Advance and Retreat: Personal Experiences in the United States and Confederate States Armies

By J. B. Hood | Go to book overview

CHAPTER XVIII.
RASHNESS--JOHNSTON--FABIUS--SCIPIO-

BEFORE closing these pages, I request the privilege of correcting a false impression which has gained ground in my regard, and which is, I may say, the outcome of inimical statements of certain writers who have followed in the wake of Pollard and Johnston.

General Sherman gives color to their charge of rashness as a commander, in the following passage:

"I did not suppose that General Hood, though rash, would venture to attack fortified places like Allatoona, Resaca, Decatur and Nashville; but he did so, and in so doing, played into our hands perfectly."*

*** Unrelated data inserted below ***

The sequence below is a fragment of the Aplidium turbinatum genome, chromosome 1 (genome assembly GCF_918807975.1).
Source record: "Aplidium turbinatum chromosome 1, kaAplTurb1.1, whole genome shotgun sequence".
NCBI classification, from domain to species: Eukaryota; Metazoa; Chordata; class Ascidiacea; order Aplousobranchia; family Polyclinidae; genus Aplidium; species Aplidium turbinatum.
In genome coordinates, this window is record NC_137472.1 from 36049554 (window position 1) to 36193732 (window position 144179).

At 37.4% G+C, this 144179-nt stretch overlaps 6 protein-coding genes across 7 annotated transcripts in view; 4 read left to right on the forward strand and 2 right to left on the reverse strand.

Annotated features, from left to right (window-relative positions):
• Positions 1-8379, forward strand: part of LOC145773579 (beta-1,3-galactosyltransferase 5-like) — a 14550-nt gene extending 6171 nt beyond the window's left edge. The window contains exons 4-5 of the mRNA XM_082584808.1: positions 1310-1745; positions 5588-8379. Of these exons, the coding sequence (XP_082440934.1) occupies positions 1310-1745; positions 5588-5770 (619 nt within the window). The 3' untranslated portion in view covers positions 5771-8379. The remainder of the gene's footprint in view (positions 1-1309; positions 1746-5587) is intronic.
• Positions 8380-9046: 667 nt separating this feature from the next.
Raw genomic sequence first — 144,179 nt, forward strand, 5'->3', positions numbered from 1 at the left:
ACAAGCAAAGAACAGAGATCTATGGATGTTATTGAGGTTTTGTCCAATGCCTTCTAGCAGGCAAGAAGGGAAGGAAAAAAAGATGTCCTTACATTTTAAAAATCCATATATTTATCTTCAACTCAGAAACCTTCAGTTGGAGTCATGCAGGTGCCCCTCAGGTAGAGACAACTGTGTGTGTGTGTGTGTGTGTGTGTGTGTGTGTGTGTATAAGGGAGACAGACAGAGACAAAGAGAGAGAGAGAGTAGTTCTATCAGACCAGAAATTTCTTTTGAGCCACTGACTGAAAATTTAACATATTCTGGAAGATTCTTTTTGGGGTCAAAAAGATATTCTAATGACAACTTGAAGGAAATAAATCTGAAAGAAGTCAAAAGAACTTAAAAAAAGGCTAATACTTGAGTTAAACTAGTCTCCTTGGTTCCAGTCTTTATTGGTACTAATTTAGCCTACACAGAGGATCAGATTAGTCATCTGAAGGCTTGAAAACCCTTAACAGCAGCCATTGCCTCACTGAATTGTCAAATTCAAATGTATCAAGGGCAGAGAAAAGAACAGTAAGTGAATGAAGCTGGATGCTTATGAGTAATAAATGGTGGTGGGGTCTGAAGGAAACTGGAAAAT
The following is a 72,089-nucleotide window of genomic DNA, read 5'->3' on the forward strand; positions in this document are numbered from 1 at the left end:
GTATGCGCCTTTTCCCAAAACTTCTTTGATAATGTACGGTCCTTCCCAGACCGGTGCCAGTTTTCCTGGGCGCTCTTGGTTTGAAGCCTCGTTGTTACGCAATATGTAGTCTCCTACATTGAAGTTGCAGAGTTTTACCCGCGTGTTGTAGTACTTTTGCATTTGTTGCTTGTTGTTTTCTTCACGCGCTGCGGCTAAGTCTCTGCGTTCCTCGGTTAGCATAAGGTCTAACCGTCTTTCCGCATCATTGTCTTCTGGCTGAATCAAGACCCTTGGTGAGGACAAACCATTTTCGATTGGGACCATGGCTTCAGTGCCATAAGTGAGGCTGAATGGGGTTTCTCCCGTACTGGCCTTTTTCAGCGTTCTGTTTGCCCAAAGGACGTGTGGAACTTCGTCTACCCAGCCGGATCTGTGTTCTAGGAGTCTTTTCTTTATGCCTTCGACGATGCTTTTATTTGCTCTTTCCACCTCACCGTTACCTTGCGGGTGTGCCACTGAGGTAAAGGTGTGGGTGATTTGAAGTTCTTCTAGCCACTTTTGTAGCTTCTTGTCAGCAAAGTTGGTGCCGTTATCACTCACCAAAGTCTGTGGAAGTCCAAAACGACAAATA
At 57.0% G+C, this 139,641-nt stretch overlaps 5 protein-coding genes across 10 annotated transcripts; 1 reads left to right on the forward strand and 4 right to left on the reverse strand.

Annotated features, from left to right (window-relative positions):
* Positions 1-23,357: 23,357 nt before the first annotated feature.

And yet from other portions of his Memoirs it will be seen that I did not attack either Resaca, Decatur, or Nashville. My official report will also show that Major General French assaulted Allatoona, whilst under discretionary orders. Thus, in none of these instances is General Sherman correct.

Touching this same accusation of rashness, put forth by my opponents, I shall merely state that the confidence reposed in me upon so many occasions, and during a service of three years, by Generals Lee, Jackson, and Longstreet, in addition to the letters of these distinguished commanders, expressive

____________________
*
Sherman's Memoirs, vol. II, page 167.

-312-

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